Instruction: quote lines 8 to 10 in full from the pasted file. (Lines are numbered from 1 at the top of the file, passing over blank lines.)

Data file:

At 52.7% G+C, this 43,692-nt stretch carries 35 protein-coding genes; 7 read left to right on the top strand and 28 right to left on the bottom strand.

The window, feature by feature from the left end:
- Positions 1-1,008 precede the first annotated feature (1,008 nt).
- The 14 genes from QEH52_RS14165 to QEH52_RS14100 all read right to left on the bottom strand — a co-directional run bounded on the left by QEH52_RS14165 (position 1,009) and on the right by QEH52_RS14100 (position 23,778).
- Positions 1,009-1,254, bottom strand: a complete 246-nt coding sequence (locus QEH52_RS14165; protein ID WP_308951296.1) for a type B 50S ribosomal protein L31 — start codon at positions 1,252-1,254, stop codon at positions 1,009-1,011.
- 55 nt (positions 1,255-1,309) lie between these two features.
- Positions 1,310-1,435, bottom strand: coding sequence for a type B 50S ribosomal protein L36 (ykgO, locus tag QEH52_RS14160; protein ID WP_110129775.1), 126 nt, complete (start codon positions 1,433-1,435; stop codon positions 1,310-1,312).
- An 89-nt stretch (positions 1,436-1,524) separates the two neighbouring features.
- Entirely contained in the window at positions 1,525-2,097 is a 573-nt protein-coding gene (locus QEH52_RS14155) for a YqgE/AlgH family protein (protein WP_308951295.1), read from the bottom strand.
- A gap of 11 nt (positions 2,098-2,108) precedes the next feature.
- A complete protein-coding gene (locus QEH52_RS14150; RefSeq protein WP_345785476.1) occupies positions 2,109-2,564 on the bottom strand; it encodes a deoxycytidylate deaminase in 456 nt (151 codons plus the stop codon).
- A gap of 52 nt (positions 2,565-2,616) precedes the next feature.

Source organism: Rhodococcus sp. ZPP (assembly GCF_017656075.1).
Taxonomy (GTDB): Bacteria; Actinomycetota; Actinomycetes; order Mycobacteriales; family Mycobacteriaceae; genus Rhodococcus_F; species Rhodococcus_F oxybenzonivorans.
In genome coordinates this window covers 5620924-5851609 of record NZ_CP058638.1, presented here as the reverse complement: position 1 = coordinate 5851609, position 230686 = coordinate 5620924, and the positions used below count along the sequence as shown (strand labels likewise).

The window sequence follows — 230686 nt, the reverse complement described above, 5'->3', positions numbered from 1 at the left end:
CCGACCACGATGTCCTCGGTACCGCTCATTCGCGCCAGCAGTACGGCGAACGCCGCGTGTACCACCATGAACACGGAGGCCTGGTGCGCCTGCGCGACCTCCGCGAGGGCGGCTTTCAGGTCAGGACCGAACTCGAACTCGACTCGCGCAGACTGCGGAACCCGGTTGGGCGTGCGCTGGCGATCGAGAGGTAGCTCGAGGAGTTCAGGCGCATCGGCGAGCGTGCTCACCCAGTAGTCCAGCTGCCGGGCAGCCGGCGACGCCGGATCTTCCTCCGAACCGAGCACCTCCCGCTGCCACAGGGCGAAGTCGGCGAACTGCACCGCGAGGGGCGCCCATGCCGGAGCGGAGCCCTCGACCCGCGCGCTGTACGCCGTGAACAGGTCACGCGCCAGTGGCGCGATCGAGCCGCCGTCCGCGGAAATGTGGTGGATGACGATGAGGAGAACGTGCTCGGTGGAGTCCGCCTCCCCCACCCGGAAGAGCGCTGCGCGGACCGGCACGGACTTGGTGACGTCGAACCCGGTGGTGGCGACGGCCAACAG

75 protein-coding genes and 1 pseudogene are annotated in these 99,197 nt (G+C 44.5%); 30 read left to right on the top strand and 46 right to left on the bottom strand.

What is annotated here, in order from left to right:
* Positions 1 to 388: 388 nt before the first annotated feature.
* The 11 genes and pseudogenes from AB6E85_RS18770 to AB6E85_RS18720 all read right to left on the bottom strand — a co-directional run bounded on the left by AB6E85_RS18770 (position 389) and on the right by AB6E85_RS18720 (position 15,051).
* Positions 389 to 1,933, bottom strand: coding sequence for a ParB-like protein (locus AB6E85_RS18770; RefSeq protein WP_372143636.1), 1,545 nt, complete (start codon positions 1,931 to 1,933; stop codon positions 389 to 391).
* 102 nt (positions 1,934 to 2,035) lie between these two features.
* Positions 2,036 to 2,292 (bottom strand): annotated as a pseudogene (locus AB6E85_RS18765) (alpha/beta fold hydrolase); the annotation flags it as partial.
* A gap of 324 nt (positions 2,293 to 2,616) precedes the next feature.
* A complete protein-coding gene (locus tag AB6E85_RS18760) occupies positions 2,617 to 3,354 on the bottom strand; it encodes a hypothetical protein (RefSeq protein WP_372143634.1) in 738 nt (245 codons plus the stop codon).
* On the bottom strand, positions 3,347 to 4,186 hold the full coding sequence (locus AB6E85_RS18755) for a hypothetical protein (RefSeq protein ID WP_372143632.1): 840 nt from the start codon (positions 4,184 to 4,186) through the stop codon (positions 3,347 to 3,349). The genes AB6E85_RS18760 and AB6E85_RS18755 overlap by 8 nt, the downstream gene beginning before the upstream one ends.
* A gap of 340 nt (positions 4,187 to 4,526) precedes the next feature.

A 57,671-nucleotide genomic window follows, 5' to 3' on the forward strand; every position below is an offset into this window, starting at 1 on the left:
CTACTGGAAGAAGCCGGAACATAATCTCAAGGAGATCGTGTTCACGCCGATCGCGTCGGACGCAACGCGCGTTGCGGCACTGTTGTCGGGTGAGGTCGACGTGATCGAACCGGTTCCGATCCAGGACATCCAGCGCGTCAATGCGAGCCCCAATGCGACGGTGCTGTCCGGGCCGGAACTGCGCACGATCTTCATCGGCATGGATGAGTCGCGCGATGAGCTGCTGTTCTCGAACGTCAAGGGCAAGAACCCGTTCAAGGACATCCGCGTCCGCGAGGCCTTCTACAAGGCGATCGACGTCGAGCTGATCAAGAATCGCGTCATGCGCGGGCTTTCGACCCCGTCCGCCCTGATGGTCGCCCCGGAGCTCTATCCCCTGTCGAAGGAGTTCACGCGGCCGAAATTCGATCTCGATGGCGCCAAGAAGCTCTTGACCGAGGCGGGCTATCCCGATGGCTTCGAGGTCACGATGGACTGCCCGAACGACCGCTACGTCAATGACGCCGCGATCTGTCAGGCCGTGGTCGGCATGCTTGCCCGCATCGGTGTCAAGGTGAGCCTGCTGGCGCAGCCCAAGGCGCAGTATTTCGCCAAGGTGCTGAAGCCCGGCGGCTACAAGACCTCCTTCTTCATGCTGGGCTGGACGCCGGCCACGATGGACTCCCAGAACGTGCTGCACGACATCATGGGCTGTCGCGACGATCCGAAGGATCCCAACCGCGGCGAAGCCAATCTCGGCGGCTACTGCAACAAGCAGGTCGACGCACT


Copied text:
- An 89-nt stretch (positions 1,436-1,524) separates the two neighbouring features.
- Entirely contained in the window at positions 1,525-2,097 is a 573-nt protein-coding gene (locus QEH52_RS14155) for a YqgE/AlgH family protein (protein WP_308951295.1), read from the bottom strand.
- A gap of 11 nt (positions 2,098-2,108) precedes the next feature.